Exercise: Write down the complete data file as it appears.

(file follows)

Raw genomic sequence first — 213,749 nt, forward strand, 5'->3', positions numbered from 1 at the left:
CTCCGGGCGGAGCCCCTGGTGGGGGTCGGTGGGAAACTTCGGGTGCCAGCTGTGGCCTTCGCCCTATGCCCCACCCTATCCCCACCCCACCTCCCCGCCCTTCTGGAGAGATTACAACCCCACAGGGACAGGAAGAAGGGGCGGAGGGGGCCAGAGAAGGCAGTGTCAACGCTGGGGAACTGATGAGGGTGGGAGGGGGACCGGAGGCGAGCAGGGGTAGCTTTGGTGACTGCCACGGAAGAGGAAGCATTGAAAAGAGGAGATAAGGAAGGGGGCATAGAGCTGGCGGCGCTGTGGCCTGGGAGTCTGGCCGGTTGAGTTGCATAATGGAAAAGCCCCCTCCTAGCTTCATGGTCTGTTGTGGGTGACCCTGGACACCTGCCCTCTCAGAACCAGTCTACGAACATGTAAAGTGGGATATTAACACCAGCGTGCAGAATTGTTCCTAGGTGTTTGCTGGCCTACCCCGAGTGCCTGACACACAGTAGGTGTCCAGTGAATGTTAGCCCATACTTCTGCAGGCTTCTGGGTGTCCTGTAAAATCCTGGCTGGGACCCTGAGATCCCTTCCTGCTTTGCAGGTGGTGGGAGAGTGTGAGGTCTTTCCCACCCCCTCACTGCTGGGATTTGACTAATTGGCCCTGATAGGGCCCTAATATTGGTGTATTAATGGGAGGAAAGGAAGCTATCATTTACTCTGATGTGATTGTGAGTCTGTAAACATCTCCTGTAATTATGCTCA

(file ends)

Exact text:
Raw genomic sequence first — 213,749 nt, forward strand, 5'->3', positions numbered from 1 at the left:
CTCCGGGCGGAGCCCCTGGTGGGGGTCGGTGGGAAACTTCGGGTGCCAGCTGTGGCCTTCGCCCTATGCCCCACCCTATCCCCACCCCACCTCCCCGCCCTTCTGGAGAGATTACAACCCCACAGGGACAGGAAGAAGGGGCGGAGGGGGCCAGAGAAGGCAGTGTCAACGCTGGGGAACTGATGAGGGTGGGAGGGGGACCGGAGGCGAGCAGGGGTAGCTTTGGTGACTGCCACGGAAGAGGAAGCATTGAAAAGAGGAGATAAGGAAGGGGGCATAGAGCTGGCGGCGCTGTGGCCTGGGAGTCTGGCCGGTTGAGTTGCATAATGGAAAAGCCCCCTCCTAGCTTCATGGTCTGTTGTGGGTGACCCTGGACACCTGCCCTCTCAGAACCAGTCTACGAACATGTAAAGTGGGATATTAACACCAGCGTGCAGAATTGTTCCTAGGTGTTTGCTGGCCTACCCCGAGTGCCTGACACACAGTAGGTGTCCAGTGAATGTTAGCCCATACTTCTGCAGGCTTCTGGGTGTCCTGTAAAATCCTGGCTGGGACCCTGAGATCCCTTCCTGCTTTGCAGGTGGTGGGAGAGTGTGAGGTCTTTCCCACCCCCTCACTGCTGGGATTTGACTAATTGGCCCTGATAGGGCCCTAATATTGGTGTATTAATGGGAGGAAAGGAAGCTATCATTTACTCTGATGTGATTGTGAGTCTGTAAACATCTCCTGTAATTATGCTCA